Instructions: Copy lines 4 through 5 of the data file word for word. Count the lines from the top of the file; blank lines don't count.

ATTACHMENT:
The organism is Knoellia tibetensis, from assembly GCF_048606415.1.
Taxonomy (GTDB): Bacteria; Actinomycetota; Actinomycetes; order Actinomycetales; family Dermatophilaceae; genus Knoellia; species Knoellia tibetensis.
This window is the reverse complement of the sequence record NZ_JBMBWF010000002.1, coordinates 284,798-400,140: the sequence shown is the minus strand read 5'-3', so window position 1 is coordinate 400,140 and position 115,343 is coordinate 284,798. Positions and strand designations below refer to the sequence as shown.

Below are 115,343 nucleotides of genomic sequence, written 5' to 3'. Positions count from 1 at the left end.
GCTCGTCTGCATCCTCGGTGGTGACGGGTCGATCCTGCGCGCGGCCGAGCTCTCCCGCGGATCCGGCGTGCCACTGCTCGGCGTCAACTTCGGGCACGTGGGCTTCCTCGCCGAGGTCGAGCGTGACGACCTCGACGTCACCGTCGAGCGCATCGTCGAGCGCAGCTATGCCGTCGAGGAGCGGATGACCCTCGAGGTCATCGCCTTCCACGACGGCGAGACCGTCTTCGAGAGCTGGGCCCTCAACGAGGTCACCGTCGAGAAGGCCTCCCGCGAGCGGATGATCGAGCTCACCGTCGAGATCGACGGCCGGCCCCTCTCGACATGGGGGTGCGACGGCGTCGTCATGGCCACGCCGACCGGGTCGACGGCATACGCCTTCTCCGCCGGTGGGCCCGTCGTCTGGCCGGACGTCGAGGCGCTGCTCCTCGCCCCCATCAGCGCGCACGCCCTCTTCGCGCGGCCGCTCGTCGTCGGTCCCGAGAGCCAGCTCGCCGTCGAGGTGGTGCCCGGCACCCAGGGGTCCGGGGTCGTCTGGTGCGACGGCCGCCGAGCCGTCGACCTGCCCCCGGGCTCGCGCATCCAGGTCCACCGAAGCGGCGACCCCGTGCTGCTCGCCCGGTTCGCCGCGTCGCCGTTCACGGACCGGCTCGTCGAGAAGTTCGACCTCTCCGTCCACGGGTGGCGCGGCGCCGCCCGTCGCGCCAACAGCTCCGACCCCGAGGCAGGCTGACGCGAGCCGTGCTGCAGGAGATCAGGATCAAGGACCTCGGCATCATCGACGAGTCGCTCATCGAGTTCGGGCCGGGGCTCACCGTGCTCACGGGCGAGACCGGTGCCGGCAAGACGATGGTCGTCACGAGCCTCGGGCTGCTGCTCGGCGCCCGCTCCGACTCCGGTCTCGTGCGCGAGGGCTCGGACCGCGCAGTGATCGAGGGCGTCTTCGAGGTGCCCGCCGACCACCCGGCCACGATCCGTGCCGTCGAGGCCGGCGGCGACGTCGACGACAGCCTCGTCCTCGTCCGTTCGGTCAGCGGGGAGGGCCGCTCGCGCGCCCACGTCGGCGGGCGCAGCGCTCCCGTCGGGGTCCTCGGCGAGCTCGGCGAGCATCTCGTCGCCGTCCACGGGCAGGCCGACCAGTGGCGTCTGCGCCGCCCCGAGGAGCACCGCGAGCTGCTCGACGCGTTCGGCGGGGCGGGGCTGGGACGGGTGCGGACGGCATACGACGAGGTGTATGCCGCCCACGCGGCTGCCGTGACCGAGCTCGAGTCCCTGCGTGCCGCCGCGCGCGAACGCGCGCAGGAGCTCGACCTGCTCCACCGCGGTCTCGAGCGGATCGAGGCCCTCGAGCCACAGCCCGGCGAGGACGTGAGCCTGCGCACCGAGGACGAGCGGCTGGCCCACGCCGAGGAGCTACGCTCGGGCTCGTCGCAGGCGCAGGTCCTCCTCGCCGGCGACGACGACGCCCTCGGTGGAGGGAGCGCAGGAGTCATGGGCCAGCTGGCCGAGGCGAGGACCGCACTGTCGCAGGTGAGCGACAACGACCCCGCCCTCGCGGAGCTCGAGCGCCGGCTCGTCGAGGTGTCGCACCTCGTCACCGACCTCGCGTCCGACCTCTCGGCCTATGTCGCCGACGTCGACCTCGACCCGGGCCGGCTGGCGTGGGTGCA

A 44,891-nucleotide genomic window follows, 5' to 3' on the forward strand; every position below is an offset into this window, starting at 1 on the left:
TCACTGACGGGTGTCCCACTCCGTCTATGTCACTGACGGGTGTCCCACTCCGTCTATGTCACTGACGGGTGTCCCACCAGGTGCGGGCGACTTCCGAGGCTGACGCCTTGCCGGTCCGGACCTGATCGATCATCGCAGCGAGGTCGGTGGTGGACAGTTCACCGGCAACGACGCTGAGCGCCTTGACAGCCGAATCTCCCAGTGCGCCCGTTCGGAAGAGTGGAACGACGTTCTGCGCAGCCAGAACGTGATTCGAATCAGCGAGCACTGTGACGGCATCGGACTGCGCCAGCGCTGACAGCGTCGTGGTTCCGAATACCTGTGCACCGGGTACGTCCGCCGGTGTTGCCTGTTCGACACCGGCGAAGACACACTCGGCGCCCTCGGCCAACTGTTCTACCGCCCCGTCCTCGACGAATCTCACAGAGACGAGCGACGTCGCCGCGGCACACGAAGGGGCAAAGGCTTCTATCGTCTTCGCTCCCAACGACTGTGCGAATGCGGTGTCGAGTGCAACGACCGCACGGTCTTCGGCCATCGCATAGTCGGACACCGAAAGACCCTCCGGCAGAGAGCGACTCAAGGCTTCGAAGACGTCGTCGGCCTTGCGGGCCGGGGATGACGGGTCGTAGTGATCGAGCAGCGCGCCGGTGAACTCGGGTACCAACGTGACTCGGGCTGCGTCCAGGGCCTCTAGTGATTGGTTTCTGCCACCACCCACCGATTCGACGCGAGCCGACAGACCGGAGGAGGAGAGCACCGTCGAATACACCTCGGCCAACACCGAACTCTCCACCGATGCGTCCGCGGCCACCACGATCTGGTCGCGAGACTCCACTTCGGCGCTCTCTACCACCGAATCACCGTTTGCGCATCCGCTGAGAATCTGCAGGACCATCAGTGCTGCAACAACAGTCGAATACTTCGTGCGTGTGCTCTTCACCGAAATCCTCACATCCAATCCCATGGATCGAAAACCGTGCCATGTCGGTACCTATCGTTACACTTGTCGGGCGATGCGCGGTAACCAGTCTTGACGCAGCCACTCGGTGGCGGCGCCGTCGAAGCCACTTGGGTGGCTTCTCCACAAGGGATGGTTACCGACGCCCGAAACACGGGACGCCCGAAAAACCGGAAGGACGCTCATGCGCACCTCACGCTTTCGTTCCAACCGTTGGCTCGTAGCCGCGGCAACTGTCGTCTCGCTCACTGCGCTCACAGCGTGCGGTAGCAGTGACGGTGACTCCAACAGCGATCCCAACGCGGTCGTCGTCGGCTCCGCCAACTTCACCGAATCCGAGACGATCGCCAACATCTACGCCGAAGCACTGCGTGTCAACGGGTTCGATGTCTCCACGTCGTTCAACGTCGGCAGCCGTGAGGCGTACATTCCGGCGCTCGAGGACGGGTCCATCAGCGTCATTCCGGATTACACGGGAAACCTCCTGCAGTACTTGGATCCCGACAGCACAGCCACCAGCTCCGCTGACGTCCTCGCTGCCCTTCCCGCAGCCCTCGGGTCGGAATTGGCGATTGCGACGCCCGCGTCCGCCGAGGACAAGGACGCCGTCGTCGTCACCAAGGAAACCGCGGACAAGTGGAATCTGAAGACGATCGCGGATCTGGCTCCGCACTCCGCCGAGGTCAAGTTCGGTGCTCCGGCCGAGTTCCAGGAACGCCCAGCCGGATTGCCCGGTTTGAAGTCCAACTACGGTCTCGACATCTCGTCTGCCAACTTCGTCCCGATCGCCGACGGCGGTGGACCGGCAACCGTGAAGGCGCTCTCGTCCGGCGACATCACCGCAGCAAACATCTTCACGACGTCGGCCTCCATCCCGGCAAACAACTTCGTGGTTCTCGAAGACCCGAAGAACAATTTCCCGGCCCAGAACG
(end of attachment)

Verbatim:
Below are 115,343 nucleotides of genomic sequence, written 5' to 3'. Positions count from 1 at the left end.
GCTCGTCTGCATCCTCGGTGGTGACGGGTCGATCCTGCGCGCGGCCGAGCTCTCCCGCGGATCCGGCGTGCCACTGCTCGGCGTCAACTTCGGGCACGTGGGCTTCCTCGCCGAGGTCGAGCGTGACGACCTCGACGTCACCGTCGAGCGCATCGTCGAGCGCAGCTATGCCGTCGAGGAGCGGATGACCCTCGAGGTCATCGCCTTCCACGACGGCGAGACCGTCTTCGAGAGCTGGGCCCTCAACGAGGTCACCGTCGAGAAGGCCTCCCGCGAGCGGATGATCGAGCTCACCGTCGAGATCGACGGCCGGCCCCTCTCGACATGGGGGTGCGACGGCGTCGTCATGGCCACGCCGACCGGGTCGACGGCATACGCCTTCTCCGCCGGTGGGCCCGTCGTCTGGCCGGACGTCGAGGCGCTGCTCCTCGCCCCCATCAGCGCGCACGCCCTCTTCGCGCGGCCGCTCGTCGTCGGTCCCGAGAGCCAGCTCGCCGTCGAGGTGGTGCCCGGCACCCAGGGGTCCGGGGTCGTCTGGTGCGACGGCCGCCGAGCCGTCGACCTGCCCCCGGGCTCGCGCATCCAGGTCCACCGAAGCGGCGACCCCGTGCTGCTCGCCCGGTTCGCCGCGTCGCCGTTCACGGACCGGCTCGTCGAGAAGTTCGACCTCTCCGTCCACGGGTGGCGCGGCGCCGCCCGTCGCGCCAACAGCTCCGACCCCGAGGCAGGCTGACGCGAGCCGTGCTGCAGGAGATCAGGATCAAGGACCTCGGCATCATCGACGAGTCGCTCATCGAGTTCGGGCCGGGGCTCACCGTGCTCACGGGCGAGACCGGTGCCGGCAAGACGATGGTCGTCACGAGCCTCGGGCTGCTGCTCGGCGCCCGCTCCGACTCCGGTCTCGTGCGCGAGGGCTCGGACCGCGCAGTGATCGAGGGCGTCTTCGAGGTGCCCGCCGACCACCCGGCCACGATCCGTGCCGTCGAGGCCGGCGGCGACGTCGACGACAGCCTCGTCCTCGTCCGTTCGGTCAGCGGGGAGGGCCGCTCGCGCGCCCACGTCGGCGGGCGCAGCGCTCCCGTCGGGGTCCTCGGCGAGCTCGGCGAGCATCTCGTCGCCGTCCACGGGCAGGCCGACCAGTGGCGTCTGCGCCGCCCCGAGGAGCACCGCGAGCTGCTCGACGCGTTCGGCGGGGCGGGGCTGGGACGGGTGCGGACGGCATACGACGAGGTGTATGCCGCCCACGCGGCTGCCGTGACCGAGCTCGAGTCCCTGCGTGCCGCCGCGCGCGAACGCGCGCAGGAGCTCGACCTGCTCCACCGCGGTCTCGAGCGGATCGAGGCCCTCGAGCCACAGCCCGGCGAGGACGTGAGCCTGCGCACCGAGGACGAGCGGCTGGCCCACGCCGAGGAGCTACGCTCGGGCTCGTCGCAGGCGCAGGTCCTCCTCGCCGGCGACGACGACGCCCTCGGTGGAGGGAGCGCAGGAGTCATGGGCCAGCTGGCCGAGGCGAGGACCGCACTGTCGCAGGTGAGCGACAACGACCCCGCCCTCGCGGAGCTCGAGCGCCGGCTCGTCGAGGTGTCGCACCTCGTCACCGACCTCGCGTCCGACCTCTCGGCCTATGTCGCCGACGTCGACCTCGACCCGGGCCGGCTGGCGTGGGTGCA